If such a carbon tax is not unheard of, the commission did certainly create a stir when it recently suggested that it might react should the United Kingdom slash its corporate taxes. Any free-trade agreement, the commission said, must ‘encompass safeguards against unfair competitive advantages through, inter alia, tax, social, environmental and regulatory measures and practices’. Tax competition could prompt border adjustments (similar to those for carbon).
That broke a taboo in trade circles. It also made abundantly clear that the line between a supposedly free and a regulated market defies definition.
Fragmentation of policy
These are good signs. But fragmentation of policy is generally a problem for democratic decision-making and for the EU a specific obstacle to a green and just transition. Particular priorities dominate in the commission’s distinct departments: the world looks different when viewed from DG Environment as compared with DG Trade.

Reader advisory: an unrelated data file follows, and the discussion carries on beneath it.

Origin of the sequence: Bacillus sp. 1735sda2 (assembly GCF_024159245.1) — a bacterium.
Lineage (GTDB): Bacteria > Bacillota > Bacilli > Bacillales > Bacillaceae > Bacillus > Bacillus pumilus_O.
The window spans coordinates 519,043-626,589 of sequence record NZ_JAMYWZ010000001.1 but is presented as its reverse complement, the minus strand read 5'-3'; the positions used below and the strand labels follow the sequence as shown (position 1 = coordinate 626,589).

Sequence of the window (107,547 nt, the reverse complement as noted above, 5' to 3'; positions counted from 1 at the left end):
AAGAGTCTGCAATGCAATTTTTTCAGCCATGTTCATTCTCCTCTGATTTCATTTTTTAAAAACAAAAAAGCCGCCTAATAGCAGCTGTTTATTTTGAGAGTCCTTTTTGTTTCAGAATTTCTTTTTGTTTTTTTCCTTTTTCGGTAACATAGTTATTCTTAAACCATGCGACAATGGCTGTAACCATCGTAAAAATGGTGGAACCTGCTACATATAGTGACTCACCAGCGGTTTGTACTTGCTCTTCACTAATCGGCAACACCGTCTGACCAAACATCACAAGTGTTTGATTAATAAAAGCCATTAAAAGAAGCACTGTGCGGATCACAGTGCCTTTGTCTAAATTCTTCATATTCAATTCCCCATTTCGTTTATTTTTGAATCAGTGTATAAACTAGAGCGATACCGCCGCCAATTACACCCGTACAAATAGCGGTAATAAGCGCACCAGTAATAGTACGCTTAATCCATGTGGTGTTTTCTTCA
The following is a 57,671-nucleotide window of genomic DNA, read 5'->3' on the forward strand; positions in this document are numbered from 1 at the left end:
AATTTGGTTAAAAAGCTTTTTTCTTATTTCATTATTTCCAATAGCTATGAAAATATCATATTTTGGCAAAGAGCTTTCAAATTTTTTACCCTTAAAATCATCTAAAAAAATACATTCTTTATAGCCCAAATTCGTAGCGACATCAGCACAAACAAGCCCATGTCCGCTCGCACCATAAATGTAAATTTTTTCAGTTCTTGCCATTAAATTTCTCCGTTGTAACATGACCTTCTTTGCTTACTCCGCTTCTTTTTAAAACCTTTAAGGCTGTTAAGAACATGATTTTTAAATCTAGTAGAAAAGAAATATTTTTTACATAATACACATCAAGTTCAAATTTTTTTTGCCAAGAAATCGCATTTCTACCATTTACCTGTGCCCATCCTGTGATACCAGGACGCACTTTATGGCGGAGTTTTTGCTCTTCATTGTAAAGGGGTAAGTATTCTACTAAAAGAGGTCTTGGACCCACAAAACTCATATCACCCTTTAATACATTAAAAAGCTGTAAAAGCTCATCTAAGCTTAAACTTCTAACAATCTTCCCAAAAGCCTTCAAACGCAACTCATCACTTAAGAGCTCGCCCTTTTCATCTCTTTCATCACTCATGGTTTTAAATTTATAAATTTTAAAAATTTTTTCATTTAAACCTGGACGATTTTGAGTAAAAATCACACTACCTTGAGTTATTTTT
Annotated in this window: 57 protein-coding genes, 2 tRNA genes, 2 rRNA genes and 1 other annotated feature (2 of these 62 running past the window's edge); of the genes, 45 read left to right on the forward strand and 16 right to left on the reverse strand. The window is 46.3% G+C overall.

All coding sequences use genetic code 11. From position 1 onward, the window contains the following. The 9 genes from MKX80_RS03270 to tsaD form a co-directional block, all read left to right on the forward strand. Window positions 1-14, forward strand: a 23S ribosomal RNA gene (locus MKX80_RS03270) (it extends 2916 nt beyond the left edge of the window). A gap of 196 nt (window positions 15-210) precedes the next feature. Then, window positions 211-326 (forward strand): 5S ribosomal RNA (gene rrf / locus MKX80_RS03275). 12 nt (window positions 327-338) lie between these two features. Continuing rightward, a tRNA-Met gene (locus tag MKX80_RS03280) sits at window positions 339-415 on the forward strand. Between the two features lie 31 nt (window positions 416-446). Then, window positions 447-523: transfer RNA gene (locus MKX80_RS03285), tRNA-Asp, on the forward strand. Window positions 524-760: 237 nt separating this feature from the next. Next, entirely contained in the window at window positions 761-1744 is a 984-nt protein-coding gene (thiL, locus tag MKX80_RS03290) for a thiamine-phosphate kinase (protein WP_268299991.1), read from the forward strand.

It is good when the Court of Justice of the EU affirms that sustainable development is an integral part of the common commercial policy—good but insufficient. And sustainability chapters in trade agreements will not do the trick, even if well-meant and well enforced. As long as these are negotiated and implemented as part of a trade regime, a particular hierarchy of priorities will prevail: concerns for environmental and social justice will then continue to be subject to market rationality.
The commission’s readiness to consider carbon taxes and retaliation against lower corporate taxes signals its willingness to break with that rationality. Those policies have come from new institutional arrangements that cut through pockets of specialised expertise: the group on the EGD led by the commission’s vice-president Frans Timmermans and Michel Barnier’s ‘Brexit’ taskforce.
Why not learn from these examples? Trade law, old and new, continually strikes balances between growth and sustainability. It should therefore not be left to trade lawyers, with their particular priorities, alone. New institutional arrangements are needed to ensure trade serves society—not the other way around.